Research and industry invest lots of know-how in improving solar cell efficiency. In order that PV modules benefit from the advances in cell efficiency, the cell-to-module integration process must be performed reliably with low losses. With this in mind, the photovoltaic module group at Fraunhofer ISE developed the software SmartCalc.CTM, which enables manufacturers of PV modules and materials to optimize the assembly and material combination in a PV module, before fabricating a prototype.
SmartCalc.CTM determines the cell-to-module effects, or “CTM”, which occur when solar cells are integrated into a module. Starting with the cell power, the software calculates the optical losses and gains (e. g. reflection), electrical losses (e. g. due to resistances) and the geometrical losses (inactive areas) in solar modules.
The software tool assists in analyzing potential yields, thus enabling PV manufacturers to determine how new materials or concepts would affect module efficiency. In the model, the interaction between components and process steps are optimized in such a way that the best possible module – with the highest power or the maximum efficiency under the given boundary conditions – is achieved.
“SmartCalc.CTM was conceived for module manufacturers and material suppliers,” explains Matthieu Ebert, team leader of “Module Efficiency and New Concepts” at Fraunhofer ISE. “Our software offers added value in that it can quickly analyze the interplay between the influencing factors for a module design and present these in a clear manner.”
The underlying models in SmartCalc.CTM provide detailed yet flexible control at the same time. Properties of solar cells, encapsulation material or module glass can be easily adapted. Thus, the use of new materials and components and their effect on the module efficiency can be easily determined, enabling new technologies and module designs to be evaluated rapidly.
The software can also be used to optimize costs. For example, different less-expensive materials can be compared and evaluated with respect to the module’s performance efficiency.
SmartCalc.CTM is based on a simulation model which has been published and is under development at Fraunhofer ISE since 2008. The model considers the many factors that influence module performance such as optical and electrical effects as well as singular components, for example, solar cells, glazings or the module frame. As a result, potential improvements can be indentified easily and applied in practice.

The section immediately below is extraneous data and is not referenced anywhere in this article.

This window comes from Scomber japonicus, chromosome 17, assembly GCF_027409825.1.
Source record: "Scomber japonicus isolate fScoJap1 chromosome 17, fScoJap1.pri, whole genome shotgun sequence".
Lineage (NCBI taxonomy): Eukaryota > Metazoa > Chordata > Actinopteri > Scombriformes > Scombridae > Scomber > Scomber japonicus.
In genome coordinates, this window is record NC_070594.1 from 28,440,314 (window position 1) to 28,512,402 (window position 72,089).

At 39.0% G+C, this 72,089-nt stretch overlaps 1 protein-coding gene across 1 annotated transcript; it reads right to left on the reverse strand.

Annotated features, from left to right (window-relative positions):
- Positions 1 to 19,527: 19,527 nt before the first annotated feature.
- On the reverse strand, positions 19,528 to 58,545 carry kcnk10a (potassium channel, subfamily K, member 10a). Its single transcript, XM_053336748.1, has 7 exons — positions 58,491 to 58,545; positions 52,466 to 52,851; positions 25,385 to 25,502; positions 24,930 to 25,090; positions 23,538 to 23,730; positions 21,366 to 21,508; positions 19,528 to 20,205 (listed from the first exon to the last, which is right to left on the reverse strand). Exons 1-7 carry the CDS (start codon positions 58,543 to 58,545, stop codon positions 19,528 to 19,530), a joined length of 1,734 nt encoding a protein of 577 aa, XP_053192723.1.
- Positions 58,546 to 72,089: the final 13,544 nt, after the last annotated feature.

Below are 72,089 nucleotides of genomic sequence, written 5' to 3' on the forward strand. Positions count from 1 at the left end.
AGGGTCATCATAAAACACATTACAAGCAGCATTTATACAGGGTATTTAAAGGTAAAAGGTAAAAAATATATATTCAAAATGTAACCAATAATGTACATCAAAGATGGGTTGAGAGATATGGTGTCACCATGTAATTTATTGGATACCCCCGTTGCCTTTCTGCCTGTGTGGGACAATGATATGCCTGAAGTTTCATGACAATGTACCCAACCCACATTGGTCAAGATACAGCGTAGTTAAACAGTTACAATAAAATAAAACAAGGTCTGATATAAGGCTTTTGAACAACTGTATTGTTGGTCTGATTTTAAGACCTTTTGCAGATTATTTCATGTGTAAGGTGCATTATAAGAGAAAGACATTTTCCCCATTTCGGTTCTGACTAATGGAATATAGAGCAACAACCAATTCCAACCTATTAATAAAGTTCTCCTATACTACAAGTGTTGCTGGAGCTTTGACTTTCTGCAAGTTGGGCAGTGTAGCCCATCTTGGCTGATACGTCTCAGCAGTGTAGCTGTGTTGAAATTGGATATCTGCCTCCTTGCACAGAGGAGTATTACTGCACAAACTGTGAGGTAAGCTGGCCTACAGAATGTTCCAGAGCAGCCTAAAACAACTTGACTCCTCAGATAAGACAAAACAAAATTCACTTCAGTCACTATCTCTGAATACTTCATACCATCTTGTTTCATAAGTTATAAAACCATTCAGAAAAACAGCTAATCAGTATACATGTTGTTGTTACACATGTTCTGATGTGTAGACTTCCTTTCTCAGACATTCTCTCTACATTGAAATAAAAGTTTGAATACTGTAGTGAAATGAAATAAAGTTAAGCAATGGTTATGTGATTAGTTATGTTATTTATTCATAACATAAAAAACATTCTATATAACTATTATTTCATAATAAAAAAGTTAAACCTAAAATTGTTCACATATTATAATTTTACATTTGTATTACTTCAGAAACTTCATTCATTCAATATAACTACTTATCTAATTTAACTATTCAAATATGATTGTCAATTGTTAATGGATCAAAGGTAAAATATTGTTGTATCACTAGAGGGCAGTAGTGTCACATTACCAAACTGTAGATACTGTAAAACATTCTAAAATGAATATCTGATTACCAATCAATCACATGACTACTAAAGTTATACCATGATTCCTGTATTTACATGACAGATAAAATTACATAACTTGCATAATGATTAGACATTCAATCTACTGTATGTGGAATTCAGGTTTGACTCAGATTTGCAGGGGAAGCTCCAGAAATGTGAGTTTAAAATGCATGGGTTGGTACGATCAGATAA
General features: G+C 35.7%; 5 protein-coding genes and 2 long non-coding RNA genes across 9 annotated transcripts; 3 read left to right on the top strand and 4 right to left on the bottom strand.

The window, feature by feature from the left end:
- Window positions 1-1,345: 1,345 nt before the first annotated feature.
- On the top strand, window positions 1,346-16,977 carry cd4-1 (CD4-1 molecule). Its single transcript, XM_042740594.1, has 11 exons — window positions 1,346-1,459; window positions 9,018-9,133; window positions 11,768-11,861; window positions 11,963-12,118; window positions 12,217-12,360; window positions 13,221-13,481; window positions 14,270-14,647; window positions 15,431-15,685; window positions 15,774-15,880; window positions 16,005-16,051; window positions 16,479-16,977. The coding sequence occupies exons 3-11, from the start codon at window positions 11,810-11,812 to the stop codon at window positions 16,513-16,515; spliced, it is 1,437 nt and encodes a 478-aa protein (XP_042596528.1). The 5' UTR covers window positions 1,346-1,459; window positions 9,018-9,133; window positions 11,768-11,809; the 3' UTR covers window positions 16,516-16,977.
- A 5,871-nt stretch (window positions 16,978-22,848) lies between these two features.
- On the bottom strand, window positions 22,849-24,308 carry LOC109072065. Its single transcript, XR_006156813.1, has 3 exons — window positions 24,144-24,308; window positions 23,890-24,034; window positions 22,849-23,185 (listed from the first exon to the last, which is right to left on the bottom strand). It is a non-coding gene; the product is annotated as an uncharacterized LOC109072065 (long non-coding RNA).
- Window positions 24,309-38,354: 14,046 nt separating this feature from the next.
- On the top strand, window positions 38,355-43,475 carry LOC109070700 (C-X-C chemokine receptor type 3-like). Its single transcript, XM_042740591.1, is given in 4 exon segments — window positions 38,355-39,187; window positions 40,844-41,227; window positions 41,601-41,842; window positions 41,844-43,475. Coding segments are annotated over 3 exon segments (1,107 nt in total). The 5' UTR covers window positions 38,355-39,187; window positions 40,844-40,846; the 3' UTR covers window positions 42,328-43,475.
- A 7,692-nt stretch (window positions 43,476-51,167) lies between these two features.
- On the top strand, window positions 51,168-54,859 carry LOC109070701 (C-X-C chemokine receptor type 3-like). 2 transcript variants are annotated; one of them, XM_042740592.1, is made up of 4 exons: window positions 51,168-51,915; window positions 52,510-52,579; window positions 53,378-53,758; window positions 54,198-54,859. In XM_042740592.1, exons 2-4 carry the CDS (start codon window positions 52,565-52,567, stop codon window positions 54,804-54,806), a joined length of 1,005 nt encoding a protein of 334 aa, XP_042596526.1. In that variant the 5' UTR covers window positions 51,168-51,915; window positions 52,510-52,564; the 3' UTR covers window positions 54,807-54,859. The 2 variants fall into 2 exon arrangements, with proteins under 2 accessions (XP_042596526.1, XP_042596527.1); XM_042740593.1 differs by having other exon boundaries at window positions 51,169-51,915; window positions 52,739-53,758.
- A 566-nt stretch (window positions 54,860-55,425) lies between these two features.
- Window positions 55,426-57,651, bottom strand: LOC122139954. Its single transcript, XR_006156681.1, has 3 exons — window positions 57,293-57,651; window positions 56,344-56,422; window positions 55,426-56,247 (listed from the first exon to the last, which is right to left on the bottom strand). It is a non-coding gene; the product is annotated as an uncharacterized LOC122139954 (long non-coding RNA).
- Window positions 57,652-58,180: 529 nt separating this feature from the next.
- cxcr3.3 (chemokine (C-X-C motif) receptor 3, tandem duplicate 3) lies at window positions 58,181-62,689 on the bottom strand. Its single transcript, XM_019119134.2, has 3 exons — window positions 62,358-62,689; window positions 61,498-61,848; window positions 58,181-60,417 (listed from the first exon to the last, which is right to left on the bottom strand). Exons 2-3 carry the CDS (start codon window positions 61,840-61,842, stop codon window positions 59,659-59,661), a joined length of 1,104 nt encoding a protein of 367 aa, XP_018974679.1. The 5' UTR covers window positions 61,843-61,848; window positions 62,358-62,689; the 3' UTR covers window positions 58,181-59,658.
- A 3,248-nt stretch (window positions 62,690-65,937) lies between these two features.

The CTM factors can change drastically depending on the choice of solar cell, module materials and the module assembly. “With a well-selected combination of materials and module design, an optimization of all factors can even lead to a CTM > 100%, indicating a higher output as compared to the sum of all solar cells before integration,” says Ebert.
SmartCalc.CTM has a user-friendly interface with an accompanying operating manual. As well as the software license, the team at Fraunhofer ISE offers consulting and R&D support for analyzing and optimizing the simulation results. The software shall be continually developed in order to keep pace with future module assemblies.
Karin Schneider | Fraunhofer-Institut für Solare Energiesysteme ISE
Fraunhofer ISE Supports Market Development of Solar Thermal Power Plants in the MENA Region
21.02.2018 | Fraunhofer-Institut für Solare Energiesysteme ISE
New tech for commercial Lithium-ion batteries finds they can be charged 5 times fast
20.02.2018 | University of Warwick
Quantum computers may one day solve algorithmic problems which even the biggest supercomputers today can’t manage. But how do you test a quantum computer to...
For the first time, a team of researchers at the Max-Planck Institute (MPI) for Polymer Research in Mainz, Germany, has succeeded in making an integrated circuit (IC) from just a monolayer of a semiconducting polymer via a bottom-up, self-assembly approach.
In the self-assembly process, the semiconducting polymer arranges itself into an ordered monolayer in a transistor. The transistors are binary switches used...
Breakthrough provides a new concept of the design of molecular motors, sensors and electricity generators at nanoscale
Researchers from the Institute of Organic Chemistry and Biochemistry of the CAS (IOCB Prague), Institute of Physics of the CAS (IP CAS) and Palacký University...
For photographers and scientists, lenses are lifesavers. They reflect and refract light, making possible the imaging systems that drive discovery through the microscope and preserve history through cameras.
But today's glass-based lenses are bulky and resist miniaturization. Next-generation technologies, such as ultrathin cameras or tiny microscopes, require...
Scientists from the University of Zurich have succeeded for the first time in tracking individual stem cells and their neuronal progeny over months within the intact adult brain. This study sheds light on how new neurons are produced throughout life.
The generation of new nerve cells was once thought to taper off at the end of embryonic development. However, recent research has shown that the adult brain...
15.02.2018 | Event News
13.02.2018 | Event News
12.02.2018 | Event News
22.02.2018 | Life Sciences
22.02.2018 | Physics and Astronomy
22.02.2018 | Earth Sciences